A Weekly ComputorEdge Column by Douglas E. Welch





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September 13, 2002

Not without you

© 2002, Douglas E. Welch

The high-tech career market is a rough place to be right now. There is no denying it. Jobs are scarce and those that are mainly entry-level or low-paying contract jobs. Tech workers who were making six figure salaries are now scraping by, trying to pull together enough clients and projects to stay afloat. It may seem that the bottom has dropped out of the high-tech market, but there is hope. Regardless of how much money is spent on flashy technology, it is worthless without you. Technology does nothing but sit in a corner until you and your skills make it do something amazing. Don’t let the hard times get you down.


Live long enough and you will begin to understand that everything in life is cyclical. The economy goes up and down, fashions rise and fall and everything old is new again. It can be hard to remember this when you are at the down point of any cycle, but it is important to try.

Technology has insinuated itself into every part of our lives and the simple truth is, it is not going to disappear. People are not going to return to using pencils, typewriters, or paper spreadsheets any time soon. There will always be a need to have high-tech workers, of all experience levels and talent, in the future. Just because the economy has slowed down, it doesn’t mean your career is going to disappear. You may have to work harder to find work today, as does everyone, but there is little fear of computer technology going the way of the buggy whip.

That said, it might be a while before the current cycle comes to an end. This means that you will need to not only sell your current talents, but also continue to develop new talents. You cannot rest on your laurels -- if you ever could. If you find your graphic design or web design business is slowing down, you may need to try your hand at computer training or personal computer coaching. If you haven’t used Macromedia Flash in the past, maybe now is the time to consider learning about it. I have always believed that the more you know the better off you will be. Knowing a little about a lot can allow you to easily move from project to project regardless of your specializations. In fact, this can be the way to become an expert in something that you only knew casually in the past.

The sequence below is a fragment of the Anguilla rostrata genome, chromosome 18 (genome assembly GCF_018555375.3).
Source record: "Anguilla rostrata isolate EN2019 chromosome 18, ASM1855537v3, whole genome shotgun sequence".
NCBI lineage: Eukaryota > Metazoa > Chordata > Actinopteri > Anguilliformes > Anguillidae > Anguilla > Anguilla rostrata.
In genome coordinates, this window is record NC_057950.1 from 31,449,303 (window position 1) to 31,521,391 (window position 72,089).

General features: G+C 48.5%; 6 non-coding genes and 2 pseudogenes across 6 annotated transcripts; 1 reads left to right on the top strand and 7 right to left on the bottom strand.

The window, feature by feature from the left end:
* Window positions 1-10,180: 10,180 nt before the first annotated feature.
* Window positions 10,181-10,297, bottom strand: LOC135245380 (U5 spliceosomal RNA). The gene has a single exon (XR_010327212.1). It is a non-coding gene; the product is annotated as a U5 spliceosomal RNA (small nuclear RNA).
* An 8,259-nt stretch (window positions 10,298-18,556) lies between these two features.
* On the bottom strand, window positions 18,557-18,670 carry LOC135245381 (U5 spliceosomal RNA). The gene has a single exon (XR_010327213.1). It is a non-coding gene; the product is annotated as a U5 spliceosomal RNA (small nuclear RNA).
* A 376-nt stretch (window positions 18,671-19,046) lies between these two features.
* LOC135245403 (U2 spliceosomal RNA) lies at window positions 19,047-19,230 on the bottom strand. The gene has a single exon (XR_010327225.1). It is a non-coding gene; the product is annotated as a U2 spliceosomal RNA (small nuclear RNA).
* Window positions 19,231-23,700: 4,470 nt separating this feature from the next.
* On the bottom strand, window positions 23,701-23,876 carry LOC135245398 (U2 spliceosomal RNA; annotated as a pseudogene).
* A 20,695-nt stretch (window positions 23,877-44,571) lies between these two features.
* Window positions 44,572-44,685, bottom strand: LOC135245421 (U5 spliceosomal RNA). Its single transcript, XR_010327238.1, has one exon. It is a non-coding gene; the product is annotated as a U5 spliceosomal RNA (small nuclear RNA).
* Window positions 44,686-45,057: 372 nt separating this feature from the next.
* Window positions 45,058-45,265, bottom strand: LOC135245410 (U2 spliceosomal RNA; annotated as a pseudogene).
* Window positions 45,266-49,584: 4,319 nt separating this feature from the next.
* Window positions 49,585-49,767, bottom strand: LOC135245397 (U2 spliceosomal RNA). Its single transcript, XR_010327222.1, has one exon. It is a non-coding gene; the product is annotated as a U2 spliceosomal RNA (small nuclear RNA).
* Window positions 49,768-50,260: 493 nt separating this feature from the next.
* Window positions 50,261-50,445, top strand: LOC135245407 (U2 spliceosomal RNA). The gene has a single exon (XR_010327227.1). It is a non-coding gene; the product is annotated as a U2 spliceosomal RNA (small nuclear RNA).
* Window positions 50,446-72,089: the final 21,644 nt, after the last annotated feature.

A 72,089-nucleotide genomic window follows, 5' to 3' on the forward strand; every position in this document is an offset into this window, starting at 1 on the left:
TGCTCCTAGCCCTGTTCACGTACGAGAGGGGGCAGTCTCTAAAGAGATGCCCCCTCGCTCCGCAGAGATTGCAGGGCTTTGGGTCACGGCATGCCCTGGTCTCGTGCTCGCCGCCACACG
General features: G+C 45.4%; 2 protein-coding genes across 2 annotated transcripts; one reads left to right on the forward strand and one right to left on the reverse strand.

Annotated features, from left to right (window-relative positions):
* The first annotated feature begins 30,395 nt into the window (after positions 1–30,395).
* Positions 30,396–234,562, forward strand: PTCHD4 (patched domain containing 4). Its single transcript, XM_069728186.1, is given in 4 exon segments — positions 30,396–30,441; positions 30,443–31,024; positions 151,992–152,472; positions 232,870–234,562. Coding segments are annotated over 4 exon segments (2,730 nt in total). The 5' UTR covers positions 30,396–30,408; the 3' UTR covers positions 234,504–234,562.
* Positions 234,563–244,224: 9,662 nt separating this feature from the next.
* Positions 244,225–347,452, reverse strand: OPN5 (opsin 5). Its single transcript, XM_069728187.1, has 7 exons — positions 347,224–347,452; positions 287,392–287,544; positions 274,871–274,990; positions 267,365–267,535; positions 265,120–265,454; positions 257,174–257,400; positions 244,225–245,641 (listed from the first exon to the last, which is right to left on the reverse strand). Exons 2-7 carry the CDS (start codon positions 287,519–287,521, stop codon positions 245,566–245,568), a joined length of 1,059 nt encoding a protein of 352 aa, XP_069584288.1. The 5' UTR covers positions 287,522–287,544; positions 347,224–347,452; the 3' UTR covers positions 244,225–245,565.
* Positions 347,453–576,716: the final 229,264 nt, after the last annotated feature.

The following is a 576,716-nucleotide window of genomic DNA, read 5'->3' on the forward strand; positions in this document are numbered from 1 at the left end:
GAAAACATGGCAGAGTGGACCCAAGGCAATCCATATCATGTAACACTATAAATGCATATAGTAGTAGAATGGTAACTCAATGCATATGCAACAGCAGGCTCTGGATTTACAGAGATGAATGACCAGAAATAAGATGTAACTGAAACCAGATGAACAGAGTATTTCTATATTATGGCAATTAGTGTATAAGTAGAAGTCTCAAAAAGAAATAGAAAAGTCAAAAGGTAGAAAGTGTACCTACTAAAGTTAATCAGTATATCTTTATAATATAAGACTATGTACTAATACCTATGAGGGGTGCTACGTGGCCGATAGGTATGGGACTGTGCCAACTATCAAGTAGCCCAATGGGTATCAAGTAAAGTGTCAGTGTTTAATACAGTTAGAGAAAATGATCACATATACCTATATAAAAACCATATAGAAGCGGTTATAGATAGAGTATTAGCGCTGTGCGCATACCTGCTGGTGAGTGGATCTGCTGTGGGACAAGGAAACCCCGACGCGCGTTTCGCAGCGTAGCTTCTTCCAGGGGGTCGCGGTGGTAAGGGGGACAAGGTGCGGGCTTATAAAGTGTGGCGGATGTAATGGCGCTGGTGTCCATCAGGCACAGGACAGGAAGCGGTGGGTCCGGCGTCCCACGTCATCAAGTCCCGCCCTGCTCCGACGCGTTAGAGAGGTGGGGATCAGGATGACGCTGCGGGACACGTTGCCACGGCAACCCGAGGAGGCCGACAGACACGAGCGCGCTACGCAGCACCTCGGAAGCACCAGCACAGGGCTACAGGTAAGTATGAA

Don’t be bullied

On the personal side of your career equation, I find it important to remind you once again to not be bullied by those who might take advantage of you. In my travels I have come across discussions and articles where it seems that those in power take a certain delight in offering entry-level jobs to experienced high-tech careerists. They do this almost as a test to see how desperate you are. It seems they take joy in seeing high-flying tech people fight over the most meaningless of projects. Ignore these employers. They are only out to prove their superiority. They offer no help in building your high-tech career. In fact they could even damage it.

Don’t allow your self to be baited by these people. Unless your finances are in dire straits and you are about to be thrown out of your home, consider these types of jobs carefully. You are liable to find that the work environment at these jobs is even worse than you can imagine. Worse still, you may find yourself trapped in these lower paying positions as your clients realize you are working for much reduced rates. If you are truly desperate, you might want to consider working a lower level job in a non-technology environment to make money without damaging your high-tech reputation.

Trust in yourself. Trust in the cycle. Trust in the future. You have the skills necessary to provide for yourself and your family. You have the ability to learn, to grow to succeed. While others might be gloating over the fall of some high-flying, high-tech workers, you should be confident in your abilities. Do everything in your power to increase your marketability, but don’t despair. You can have a successful high-tech career.

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about this column.

Douglas E. Welch is a freelance writer and computer consultant in Van Nuys, California. Readers can discuss career issues with other readers by joining the Career Opportunities Discussion on Douglas' web page at:

He can reached via email at

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